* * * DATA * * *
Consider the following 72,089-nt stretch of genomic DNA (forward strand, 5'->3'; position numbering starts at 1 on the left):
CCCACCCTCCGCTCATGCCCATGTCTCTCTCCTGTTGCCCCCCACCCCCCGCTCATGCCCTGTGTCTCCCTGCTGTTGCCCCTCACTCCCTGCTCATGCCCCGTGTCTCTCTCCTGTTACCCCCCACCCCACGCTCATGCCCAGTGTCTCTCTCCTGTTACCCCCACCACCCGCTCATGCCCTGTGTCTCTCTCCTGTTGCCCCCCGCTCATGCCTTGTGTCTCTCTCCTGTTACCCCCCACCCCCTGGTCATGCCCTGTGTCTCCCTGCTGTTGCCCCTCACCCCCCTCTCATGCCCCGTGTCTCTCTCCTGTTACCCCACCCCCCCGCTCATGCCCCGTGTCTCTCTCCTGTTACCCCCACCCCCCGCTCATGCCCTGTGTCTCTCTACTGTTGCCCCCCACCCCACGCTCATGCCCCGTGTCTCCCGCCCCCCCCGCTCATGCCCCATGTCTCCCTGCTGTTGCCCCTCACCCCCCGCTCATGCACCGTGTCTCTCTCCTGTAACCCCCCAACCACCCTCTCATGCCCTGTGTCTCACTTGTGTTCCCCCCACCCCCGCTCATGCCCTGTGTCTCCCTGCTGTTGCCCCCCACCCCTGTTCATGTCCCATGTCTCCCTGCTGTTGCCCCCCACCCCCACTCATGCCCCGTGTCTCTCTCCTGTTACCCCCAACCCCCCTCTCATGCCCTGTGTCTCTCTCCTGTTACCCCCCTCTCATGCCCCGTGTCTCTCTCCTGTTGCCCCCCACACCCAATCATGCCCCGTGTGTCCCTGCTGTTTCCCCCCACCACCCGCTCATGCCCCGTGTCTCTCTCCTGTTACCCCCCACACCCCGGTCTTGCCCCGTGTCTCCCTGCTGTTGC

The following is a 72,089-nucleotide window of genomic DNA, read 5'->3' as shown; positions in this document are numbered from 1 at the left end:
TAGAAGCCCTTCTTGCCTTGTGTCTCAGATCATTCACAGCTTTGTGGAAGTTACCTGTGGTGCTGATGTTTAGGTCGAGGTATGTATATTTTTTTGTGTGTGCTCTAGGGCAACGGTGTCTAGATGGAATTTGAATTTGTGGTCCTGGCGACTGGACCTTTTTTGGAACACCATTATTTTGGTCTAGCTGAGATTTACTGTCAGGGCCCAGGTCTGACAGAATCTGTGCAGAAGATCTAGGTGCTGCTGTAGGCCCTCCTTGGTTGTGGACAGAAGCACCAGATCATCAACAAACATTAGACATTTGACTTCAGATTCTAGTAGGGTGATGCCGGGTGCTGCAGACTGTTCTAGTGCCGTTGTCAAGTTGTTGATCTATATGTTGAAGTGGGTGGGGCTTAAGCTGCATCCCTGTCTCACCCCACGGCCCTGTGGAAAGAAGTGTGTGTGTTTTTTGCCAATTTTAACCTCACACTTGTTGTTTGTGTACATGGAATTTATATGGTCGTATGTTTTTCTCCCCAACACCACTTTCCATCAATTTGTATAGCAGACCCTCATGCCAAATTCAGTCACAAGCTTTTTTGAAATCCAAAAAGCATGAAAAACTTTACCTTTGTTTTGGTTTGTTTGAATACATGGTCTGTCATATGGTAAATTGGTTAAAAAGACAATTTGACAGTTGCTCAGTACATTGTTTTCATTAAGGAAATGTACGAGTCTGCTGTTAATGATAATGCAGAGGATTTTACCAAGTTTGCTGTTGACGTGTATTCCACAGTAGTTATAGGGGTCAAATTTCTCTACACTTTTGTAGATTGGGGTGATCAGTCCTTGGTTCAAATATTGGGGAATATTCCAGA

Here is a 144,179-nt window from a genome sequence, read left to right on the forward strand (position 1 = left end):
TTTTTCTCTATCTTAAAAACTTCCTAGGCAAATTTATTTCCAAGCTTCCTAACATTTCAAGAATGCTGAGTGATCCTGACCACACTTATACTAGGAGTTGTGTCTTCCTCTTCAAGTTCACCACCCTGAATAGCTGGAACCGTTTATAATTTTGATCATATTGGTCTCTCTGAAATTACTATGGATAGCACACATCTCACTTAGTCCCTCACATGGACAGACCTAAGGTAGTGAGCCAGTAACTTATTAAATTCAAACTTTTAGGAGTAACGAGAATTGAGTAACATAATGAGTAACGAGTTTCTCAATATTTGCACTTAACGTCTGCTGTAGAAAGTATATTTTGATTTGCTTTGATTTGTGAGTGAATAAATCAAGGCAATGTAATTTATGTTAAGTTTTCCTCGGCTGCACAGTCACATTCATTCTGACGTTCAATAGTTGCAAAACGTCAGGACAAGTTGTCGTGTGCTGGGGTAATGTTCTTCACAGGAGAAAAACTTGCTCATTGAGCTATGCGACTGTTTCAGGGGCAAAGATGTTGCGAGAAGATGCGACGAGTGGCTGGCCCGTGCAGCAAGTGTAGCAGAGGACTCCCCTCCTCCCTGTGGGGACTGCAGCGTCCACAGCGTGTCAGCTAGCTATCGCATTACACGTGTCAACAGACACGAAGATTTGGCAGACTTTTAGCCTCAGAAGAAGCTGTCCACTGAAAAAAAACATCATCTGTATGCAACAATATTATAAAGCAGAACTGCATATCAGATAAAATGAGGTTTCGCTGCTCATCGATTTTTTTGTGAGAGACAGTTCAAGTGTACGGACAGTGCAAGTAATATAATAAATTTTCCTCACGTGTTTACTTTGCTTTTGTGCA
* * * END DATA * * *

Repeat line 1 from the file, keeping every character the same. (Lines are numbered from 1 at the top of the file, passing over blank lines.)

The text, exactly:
Consider the following 72,089-nt stretch of genomic DNA (forward strand, 5'->3'; position numbering starts at 1 on the left):